Clean energy is an upfront topic on many politicians’ lists. Ambitious production goals for alternative energy flood political news and are on the forefront of campaign platforms. Colorado’s own lawmakers upped the state’s goal for renewable energy to 30 percent by 2020 and Democratic U.S. Senate candidate Andrew Romanoff promises 50 percent by 2030. But when action begins, clean energy is met with a slew of passionate resistance founded in green and personal livelihood concerns.
Telluride is the location for a proposed new uranium mill. Not only does the mill follow the alternative energy push, it would provide new jobs and possibly resuscitation of neighboring towns. Yet, the proposal doesn’t sound so sweet to some neighbors and green advocates.
“Do you have the courage to protect people like me?” says businessman Dan Chancellor, who lives 60 miles west of the proposed Piñon Ridge uranium mill near Naturita. Chancellor is not the only concerned nearby resident and its not just for the uranium mill. Similar concerns are a pattern of most new safe energy projects, from solar to wind energy and most other alternative proposals.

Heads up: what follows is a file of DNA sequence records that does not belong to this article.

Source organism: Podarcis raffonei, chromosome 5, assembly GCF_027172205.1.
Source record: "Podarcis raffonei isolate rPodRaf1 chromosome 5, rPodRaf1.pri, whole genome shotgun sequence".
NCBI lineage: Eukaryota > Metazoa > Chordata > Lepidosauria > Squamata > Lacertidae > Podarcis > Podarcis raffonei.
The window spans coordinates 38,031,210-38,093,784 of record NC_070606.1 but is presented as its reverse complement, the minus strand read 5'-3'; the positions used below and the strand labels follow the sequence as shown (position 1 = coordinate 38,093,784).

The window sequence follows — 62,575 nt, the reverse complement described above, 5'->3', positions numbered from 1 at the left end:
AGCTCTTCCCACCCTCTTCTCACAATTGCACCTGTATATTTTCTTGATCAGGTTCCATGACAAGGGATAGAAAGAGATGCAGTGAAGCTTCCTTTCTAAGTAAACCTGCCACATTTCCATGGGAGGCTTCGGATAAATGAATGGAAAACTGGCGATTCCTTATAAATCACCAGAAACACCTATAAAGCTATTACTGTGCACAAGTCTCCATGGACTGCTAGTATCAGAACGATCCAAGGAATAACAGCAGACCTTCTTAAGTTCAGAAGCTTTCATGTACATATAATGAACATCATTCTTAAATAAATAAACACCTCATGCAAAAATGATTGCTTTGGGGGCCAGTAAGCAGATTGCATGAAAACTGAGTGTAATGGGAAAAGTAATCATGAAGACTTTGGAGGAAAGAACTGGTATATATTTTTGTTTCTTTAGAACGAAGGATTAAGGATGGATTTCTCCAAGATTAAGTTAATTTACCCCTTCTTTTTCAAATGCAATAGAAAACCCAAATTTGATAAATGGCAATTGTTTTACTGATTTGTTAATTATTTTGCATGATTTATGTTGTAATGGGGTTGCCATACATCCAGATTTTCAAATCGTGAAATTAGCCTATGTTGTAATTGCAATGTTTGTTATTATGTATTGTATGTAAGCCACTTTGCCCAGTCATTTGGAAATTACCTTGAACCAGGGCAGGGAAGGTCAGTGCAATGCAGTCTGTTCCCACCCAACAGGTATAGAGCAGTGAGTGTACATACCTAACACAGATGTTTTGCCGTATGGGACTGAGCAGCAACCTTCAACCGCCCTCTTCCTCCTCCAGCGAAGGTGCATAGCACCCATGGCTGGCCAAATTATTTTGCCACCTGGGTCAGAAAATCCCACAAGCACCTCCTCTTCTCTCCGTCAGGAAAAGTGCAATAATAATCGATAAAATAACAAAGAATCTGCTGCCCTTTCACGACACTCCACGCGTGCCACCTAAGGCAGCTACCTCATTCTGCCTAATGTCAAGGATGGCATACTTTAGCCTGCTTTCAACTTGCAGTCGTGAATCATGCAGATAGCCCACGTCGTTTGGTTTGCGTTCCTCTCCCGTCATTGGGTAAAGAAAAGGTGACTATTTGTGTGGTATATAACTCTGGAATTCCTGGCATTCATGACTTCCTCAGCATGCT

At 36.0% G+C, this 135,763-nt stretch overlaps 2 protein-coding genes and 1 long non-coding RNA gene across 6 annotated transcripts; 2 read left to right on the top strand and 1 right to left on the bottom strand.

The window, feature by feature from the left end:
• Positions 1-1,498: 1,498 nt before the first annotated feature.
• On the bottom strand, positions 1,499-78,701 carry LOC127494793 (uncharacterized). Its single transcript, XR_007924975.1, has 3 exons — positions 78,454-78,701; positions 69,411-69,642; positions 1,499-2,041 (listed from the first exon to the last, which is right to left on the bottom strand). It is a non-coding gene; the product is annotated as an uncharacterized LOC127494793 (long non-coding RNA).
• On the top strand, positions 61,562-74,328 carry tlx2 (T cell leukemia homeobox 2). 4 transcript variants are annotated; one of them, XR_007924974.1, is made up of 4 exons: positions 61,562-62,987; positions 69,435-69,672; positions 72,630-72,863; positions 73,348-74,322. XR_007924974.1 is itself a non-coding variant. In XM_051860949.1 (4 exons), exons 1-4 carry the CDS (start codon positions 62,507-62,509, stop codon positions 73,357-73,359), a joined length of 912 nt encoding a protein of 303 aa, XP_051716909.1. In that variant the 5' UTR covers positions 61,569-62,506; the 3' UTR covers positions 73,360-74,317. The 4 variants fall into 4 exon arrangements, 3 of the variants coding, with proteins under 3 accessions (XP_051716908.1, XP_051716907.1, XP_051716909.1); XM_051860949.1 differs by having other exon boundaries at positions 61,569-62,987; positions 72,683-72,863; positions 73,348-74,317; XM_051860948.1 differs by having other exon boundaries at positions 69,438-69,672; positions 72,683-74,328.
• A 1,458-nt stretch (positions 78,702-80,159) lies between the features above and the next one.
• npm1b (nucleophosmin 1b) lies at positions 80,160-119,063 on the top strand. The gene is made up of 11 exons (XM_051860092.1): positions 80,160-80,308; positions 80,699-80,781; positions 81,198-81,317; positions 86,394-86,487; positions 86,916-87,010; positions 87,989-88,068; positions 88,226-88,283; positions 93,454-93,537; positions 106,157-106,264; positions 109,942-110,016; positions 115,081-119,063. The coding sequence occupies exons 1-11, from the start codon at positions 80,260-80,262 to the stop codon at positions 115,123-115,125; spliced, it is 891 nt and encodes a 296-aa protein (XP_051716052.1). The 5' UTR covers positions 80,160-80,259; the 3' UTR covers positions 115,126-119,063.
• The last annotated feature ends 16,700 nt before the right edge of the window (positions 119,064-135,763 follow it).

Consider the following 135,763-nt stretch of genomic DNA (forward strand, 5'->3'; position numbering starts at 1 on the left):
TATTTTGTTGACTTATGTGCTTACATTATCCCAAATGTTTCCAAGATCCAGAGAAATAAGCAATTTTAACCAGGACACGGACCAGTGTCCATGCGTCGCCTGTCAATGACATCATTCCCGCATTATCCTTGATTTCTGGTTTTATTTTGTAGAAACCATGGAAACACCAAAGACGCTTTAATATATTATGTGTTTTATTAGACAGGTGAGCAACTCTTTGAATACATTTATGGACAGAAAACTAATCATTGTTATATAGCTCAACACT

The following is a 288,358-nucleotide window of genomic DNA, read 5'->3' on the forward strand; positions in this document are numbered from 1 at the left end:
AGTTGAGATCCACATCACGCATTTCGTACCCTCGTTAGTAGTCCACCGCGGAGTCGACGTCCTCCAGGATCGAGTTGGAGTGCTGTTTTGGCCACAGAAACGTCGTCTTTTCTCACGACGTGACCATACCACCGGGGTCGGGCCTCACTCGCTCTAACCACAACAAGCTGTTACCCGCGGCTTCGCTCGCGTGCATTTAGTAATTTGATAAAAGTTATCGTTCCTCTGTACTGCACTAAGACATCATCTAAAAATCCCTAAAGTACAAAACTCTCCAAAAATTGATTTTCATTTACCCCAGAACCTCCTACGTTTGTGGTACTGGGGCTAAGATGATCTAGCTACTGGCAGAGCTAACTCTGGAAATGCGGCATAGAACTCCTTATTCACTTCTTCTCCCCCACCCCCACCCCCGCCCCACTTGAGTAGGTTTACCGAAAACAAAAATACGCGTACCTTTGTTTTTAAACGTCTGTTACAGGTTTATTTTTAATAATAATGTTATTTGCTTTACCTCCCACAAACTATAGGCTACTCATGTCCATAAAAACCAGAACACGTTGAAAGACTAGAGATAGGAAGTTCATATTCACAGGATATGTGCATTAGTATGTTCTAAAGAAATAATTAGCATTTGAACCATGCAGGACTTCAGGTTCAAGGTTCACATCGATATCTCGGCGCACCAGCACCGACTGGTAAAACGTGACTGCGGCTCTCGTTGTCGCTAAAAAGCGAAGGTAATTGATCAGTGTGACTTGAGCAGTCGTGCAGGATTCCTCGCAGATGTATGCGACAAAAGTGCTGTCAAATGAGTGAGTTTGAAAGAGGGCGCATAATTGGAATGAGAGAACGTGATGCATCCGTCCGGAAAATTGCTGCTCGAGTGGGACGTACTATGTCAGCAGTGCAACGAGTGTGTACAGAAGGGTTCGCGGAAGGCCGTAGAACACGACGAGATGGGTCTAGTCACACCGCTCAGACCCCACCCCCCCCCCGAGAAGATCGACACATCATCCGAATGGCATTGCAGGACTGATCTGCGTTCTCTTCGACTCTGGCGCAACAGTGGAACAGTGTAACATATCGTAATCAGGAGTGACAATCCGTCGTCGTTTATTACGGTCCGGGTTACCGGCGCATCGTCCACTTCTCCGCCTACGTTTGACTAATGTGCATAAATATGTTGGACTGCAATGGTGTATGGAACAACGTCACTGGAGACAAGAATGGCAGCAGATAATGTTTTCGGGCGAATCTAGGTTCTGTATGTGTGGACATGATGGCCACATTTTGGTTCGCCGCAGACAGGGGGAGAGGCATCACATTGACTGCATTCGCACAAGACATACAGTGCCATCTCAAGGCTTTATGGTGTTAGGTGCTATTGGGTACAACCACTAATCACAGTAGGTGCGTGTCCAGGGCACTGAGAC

Karen Alderman Harbert, president and chief executive of the U.S. Chamber of Commerce’s Institutte for 21st Century Energy recently surveyed all the U.S. energy projects seeking licensing and sitting approval and found 380 stalled or canceled “as a result of the abuse of the environmental permitting process.”
In addition to environmental concerns, neighboring residents such as Chancellor, organize together to express compelling concerns about their views, their air and their quality of life. Lawsuits can fallow and lately the opinion of residents falls into “Build Absolutely Nothing Anywhere Near Anyone” according to the Denver Post.
Although not all projects are delayed, the passionate views of a select few individuals are certainly creating difficult barriers for the alternative energy goals. Efforts are being made, but the opposition is just as strong.